Nikki Cannon, 16, Junior

Cannon: We’ve done a lot in the past years. We’ve allowed gay marriage and we’ve done a lot of great things. I just kind of hope that we can keep moving forward and that we don’t go back…We have Donald for the next four years and may as well just get used to the idea. If you don’t like it…or celebrate if you do.

Christopher Kenney, 14, Freshman

Kenney: I’m not really for or against Trump, but really it’s about the big picture, we’re all doing it for the same cause really. My hopes for President-elect Trump to do for this country? I think coal mining is irrelevant right now because we have newer and better ways, of resources like nuclear energy and thermal energy. I think coal mining is a very inefficient way at this point.

Micah Lewis, 15, Freshman

Lewis: I’m hoping for more jobs, less problems. I’m not sure where to start. But we’re going to have to start somewhere. And we should probably start with our energy because we’re using up all the coal and we need that for more than just cars and stuff like that. So we’re going to need to transition to a different way of energy soon or we’re just going to screw up somewhere along the line.

Jacob Batchelor, 15, Freshman

Batchelor: Some people aren’t for Trump, but I’m one of the people that is for Trump… I wasn’t against Hillary fully, but I was only against her because I’m a hunter and I like my guns. And I believe he’s going to be able to help this country get jobs back in here and get everybody employed instead of the big unemployment rate that we have right now. Another thing I’d like to see President-elect Trump try and help around here—we have a big drug issue and I’d really like to see him somehow try and help that problem because we’re losing thousands of people a year just to drugs, and it’s ridiculous because you don’t need that stuff. It’s just killing you every day.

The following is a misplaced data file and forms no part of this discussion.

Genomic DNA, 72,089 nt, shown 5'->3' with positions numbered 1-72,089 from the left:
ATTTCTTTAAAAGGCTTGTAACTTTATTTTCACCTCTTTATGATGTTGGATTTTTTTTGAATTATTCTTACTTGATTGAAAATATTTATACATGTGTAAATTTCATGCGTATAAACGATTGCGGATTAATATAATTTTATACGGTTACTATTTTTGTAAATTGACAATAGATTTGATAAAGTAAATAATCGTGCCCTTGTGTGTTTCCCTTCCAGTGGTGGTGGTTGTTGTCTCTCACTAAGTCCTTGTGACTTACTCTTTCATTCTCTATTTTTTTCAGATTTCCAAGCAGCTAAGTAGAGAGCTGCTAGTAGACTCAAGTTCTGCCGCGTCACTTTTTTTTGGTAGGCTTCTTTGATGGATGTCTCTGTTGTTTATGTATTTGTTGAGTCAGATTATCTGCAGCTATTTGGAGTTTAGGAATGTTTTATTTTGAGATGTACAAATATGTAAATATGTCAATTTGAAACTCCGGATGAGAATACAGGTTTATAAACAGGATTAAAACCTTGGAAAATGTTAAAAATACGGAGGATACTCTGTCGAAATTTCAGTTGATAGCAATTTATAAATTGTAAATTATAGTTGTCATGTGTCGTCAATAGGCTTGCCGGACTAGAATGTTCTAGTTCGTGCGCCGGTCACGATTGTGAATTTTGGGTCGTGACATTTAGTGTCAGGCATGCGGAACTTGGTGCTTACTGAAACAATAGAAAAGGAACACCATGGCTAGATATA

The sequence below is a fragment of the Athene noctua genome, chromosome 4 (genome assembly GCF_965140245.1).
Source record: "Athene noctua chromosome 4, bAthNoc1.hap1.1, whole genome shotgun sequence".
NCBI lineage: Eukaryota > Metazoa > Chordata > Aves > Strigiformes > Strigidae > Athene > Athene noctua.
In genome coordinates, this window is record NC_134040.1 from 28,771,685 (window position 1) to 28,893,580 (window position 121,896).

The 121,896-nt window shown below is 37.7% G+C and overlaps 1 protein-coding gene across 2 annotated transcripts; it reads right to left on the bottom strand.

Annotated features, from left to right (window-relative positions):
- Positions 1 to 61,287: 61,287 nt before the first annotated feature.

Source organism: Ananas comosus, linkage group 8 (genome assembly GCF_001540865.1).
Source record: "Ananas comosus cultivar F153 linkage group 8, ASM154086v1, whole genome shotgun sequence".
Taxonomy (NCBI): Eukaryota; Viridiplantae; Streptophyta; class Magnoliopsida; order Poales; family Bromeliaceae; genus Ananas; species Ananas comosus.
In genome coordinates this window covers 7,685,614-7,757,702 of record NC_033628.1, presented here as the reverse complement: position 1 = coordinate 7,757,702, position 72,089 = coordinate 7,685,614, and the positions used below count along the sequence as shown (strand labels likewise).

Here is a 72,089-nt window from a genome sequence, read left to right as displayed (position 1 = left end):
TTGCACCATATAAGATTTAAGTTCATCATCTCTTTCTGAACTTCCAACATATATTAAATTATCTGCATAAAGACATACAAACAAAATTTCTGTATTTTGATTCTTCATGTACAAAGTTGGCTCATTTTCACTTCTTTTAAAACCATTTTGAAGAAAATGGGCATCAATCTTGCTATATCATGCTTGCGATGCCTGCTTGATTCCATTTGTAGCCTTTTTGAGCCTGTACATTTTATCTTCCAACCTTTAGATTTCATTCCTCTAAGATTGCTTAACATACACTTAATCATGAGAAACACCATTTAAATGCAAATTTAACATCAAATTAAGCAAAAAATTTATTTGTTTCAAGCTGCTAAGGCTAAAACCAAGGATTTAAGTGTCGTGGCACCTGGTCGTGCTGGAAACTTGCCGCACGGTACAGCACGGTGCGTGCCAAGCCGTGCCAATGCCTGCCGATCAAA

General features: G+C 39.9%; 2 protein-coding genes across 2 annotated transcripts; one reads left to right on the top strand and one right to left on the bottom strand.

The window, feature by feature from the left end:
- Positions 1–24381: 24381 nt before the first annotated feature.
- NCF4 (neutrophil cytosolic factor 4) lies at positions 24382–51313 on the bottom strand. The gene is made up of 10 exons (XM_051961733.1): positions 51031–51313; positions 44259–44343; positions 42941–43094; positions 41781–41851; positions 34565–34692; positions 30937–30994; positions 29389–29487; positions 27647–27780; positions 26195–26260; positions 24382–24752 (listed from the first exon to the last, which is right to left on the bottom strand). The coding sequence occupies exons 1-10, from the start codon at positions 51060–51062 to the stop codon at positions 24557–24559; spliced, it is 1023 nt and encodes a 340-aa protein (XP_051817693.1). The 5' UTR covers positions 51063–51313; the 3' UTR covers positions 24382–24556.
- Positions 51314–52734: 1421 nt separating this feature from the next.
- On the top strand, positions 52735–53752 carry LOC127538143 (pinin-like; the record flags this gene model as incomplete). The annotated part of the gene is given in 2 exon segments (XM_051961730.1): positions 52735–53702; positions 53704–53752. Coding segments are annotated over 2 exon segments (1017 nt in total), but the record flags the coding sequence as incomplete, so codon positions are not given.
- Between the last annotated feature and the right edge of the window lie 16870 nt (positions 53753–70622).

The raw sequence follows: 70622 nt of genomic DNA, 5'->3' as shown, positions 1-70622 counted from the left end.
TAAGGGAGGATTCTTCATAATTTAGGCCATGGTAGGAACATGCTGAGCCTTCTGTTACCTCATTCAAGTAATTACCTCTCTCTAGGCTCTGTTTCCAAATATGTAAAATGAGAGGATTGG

Jenna Itani, 15, Freshman

Itani: I am kind of a minority in this school. I am not Caucasian or Christian. So I have been afraid before. And I asked my dad should I actually go to the inaugural parade. I actually hope that people won’t get scared from other countries to enter the U.S. I think it is mandatory for them to enter, because it really saves them. Most people in America have roofs over their heads. But people in other countries don’t. So when they come here, there are many opportunities for them to get to jobs.

Abigail Craddock, 14, Freshman

Craddock: I don’t care who it is. But that’s the president. Like that’s just going to be cool…I believe that we need jobs in this country. Good paying jobs, because that’s what’s really going away.

Andrew Rawlings, 15, Freshman 

Rawlings: This election has helped me see that everyone matters, and everyone’s views matter. Everyone’s race, religion–everything matters. I’m not marching for Trump personally, and no matter who would have gotten in I would not be marching for a person. I am marching for my country, our country, and it’s not about the person. I’m personally ecstatic, but I’m also a little cautious.

Sara Brinsfield, 16, Junior 

Brinsfield: You kind of have to see all the sides. There are Republicans that didn’t support Donald Trump, but they are Republican, and there are Democrats that are supporting Bernie, but not Hillary. I think it’s important to know all sides and not just stay to your one side and think that you’re right in every single case.


In ‘100 Days, 100 Voices’ Nancy Andrews presents photographs depicting the diversity of voices across Appalachia. These portraits strive to show the varied faces, passions, issues and opinions from around the region. Interviews have been edited for brevity and clarity. If you have an idea for ‘100 Days, 100 Voices’ please contact Nancy Andrews on Twitter @NancyAndrews or email at nancy.andrews [at] mail.wvu.edu.